Another result that emerges from the analysis of the interviews is that the FFPTS in Tallinn did not come so much as a publicly discussed and integrated environmental innovation regarding transport policy but as one of several measures implemented to increase the quality of public transport in Tallinn and to reverse the tendency of decreasing number of passengers. The interviewees highlighted the link between this specific measure and the local elections one and a half years ahead of when this proposal was re-launched by Savisaar. In fact one of the criticisms is the lack of a coordinate plan, or, in the words of the interviews “not such a thing as a plan exists”. The environmental side of public transport dimension has been exploited afterwards as the city council has become interested in gaining the competition for the European Green Capital Award in 2018.

The main controversy refers to the evaluation of the success of this FFPTS policy. Evidence regarding its success is inconclusive due to a lack of accurate measurements of public transport passengers and car users both before (when validation was not compulsory) and after (when validation is done only by 1/3 of travellers) the FFPTS was implemented. This picture, due to the lack of accurate measurements, becomes more blurred, as during the aftermath of its implementation, the city has undergone important infrastructural reform (the variability registered in street crossings might be due to city access and street works and also to tram railway renewal), there is no specific available data on private vehicles petrol consumption, and according to experts even air quality is more dependent on climatic conditions than on traffic.

The controversy also affects the (dis-)connectivity of this policy with other measures also affecting mobility in Tallinn, such us the development of the bus priority lines, the acquisition of new vehicles (trams and buses), the renovation of the tram railway, the Park & Ride facilities in the peripheries of the city, the new transport card (ühiskart), and the inconsistencies of other policies such as the parking policy in the city (regarding prices, zones, private parking, city centre residents parking facilities, or the requisite of new parking in new developments), or the slow public transport connectivity between peripheries in the city. Therefore the idea that the original purpose of this proposal was not related to the promotion of green or sustainable mobility in the city is also rooted in the lack of more challenging policies regarding the promotion of intermodal public transport, especially with sub-urban areas, and the real transfer of users from private car use to public transport. To the point that one interviewee said “there is no public strategy on the transport policy in Tallinn”.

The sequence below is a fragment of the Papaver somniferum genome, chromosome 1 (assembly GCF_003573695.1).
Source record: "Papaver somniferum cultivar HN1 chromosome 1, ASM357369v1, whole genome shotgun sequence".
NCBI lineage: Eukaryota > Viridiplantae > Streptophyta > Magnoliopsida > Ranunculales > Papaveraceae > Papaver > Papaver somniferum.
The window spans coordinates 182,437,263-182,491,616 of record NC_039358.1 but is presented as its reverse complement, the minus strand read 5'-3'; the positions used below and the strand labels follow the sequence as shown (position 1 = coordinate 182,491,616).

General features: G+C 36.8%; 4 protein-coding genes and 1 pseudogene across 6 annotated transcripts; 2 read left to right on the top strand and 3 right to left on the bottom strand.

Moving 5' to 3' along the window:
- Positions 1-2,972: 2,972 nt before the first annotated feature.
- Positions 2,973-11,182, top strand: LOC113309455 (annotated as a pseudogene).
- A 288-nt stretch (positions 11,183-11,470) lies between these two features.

One unexpected result has been the increase on the city budget that accompanied the implementation of the FFPTS in Tallinn, the cost of which (about 16 million €) has been self-financed thanks to new taxes due to the increase of residents registered in the city. Most interviewees agree that the majority of those new registered residents (c. 16000) were actually (none-registered) residents in the city of Tallinn before the FFPTS was implemented, and that they have officially changed their register to gain benefit from this new free transport policy. Also, an extended criticism to this policy is that it only provides free service to Tallinn residents and therefore has not challenged the problems derived from suburbanization, as it does not cover neighboring villages.

Within the arguments against the FFPTS policy, interviewees claimed that this new policy had to do more with a “populist” move to assure re-election; that it has not achieved a significant increase in public transport use (only of about 1-2%). On the other hand, it is claimed that this policy has increased the use of public transport (of about 10%), specially favoring lower income families and promoting economic activity in the city.

This blog is a summary of work done in collaboration with Hans Orru, Kati Orru and Clemens Kaufmann, and is submitted to:

  • The Special Issue at the Journal of Cleaner Production on ‘The opportunities and roles of experimentation in addressing climate change’ under Prof. Mikael Hildén. (Abstract selected to be submitted as a full paper)
  • The XII Conference on Transport Engineering (CIT 2016) to be held in Valencia (Spain), from June 7-9, 2016. (Abstract accepted)

 

[1] This study is an outcome of COST Action IS1309 ‘Innovations in Climate Governance: Sources, Patterns and Effects’ (INOGOV)